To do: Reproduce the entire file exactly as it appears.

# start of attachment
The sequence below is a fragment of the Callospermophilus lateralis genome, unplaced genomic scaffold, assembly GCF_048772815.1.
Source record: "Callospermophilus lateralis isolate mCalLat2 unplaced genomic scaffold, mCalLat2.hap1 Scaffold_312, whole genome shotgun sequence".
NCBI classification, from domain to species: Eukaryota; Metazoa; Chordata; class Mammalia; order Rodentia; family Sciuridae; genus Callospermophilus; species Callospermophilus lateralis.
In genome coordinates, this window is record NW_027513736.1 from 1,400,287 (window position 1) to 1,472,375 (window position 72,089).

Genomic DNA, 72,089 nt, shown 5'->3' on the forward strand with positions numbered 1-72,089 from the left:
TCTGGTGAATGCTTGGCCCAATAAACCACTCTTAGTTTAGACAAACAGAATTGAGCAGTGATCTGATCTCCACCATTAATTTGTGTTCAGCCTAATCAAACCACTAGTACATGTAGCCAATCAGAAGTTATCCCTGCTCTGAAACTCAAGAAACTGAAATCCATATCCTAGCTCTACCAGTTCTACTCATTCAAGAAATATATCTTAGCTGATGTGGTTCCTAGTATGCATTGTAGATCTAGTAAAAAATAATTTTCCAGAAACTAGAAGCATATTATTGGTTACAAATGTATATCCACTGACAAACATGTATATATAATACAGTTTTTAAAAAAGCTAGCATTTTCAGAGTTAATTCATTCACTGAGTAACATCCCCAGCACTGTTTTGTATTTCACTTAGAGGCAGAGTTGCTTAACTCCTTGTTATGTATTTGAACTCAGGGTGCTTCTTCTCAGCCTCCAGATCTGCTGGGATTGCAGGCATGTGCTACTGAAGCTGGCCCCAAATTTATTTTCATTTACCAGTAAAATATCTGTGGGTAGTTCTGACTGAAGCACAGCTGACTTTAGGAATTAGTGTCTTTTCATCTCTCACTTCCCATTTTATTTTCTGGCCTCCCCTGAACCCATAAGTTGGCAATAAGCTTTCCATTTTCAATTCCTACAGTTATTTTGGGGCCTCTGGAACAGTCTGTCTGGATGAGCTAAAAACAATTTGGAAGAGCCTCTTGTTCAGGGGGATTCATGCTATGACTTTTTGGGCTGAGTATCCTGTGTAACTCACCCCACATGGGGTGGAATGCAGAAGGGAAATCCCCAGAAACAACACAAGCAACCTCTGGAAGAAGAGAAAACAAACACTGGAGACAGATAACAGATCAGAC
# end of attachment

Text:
The sequence below is a fragment of the Callospermophilus lateralis genome, unplaced genomic scaffold, assembly GCF_048772815.1.
Source record: "Callospermophilus lateralis isolate mCalLat2 unplaced genomic scaffold, mCalLat2.hap1 Scaffold_312, whole genome shotgun sequence".
NCBI classification, from domain to species: Eukaryota; Metazoa; Chordata; class Mammalia; order Rodentia; family Sciuridae; genus Callospermophilus; species Callospermophilus lateralis.
In genome coordinates, this window is record NW_027513736.1 from 1,400,287 (window position 1) to 1,472,375 (window position 72,089).

Genomic DNA, 72,089 nt, shown 5'->3' on the forward strand with positions numbered 1-72,089 from the left:
TCTGGTGAATGCTTGGCCCAATAAACCACTCTTAGTTTAGACAAACAGAATTGAGCAGTGATCTGATCTCCACCATTAATTTGTGTTCAGCCTAATCAAACCACTAGTACATGTAGCCAATCAGAAGTTATCCCTGCTCTGAAACTCAAGAAACTGAAATCCATATCCTAGCTCTACCAGTTCTACTCATTCAAGAAATATATCTTAGCTGATGTGGTTCCTAGTATGCATTGTAGATCTAGTAAAAAATAATTTTCCAGAAACTAGAAGCATATTATTGGTTACAAATGTATATCCACTGACAAACATGTATATATAATACAGTTTTTAAAAAAGCTAGCATTTTCAGAGTTAATTCATTCACTGAGTAACATCCCCAGCACTGTTTTGTATTTCACTTAGAGGCAGAGTTGCTTAACTCCTTGTTATGTATTTGAACTCAGGGTGCTTCTTCTCAGCCTCCAGATCTGCTGGGATTGCAGGCATGTGCTACTGAAGCTGGCCCCAAATTTATTTTCATTTACCAGTAAAATATCTGTGGGTAGTTCTGACTGAAGCACAGCTGACTTTAGGAATTAGTGTCTTTTCATCTCTCACTTCCCATTTTATTTTCTGGCCTCCCCTGAACCCATAAGTTGGCAATAAGCTTTCCATTTTCAATTCCTACAGTTATTTTGGGGCCTCTGGAACAGTCTGTCTGGATGAGCTAAAAACAATTTGGAAGAGCCTCTTGTTCAGGGGGATTCATGCTATGACTTTTTGGGCTGAGTATCCTGTGTAACTCACCCCACATGGGGTGGAATGCAGAAGGGAAATCCCCAGAAACAACACAAGCAACCTCTGGAAGAAGAGAAAACAAACACTGGAGACAGATAACAGATCAGAC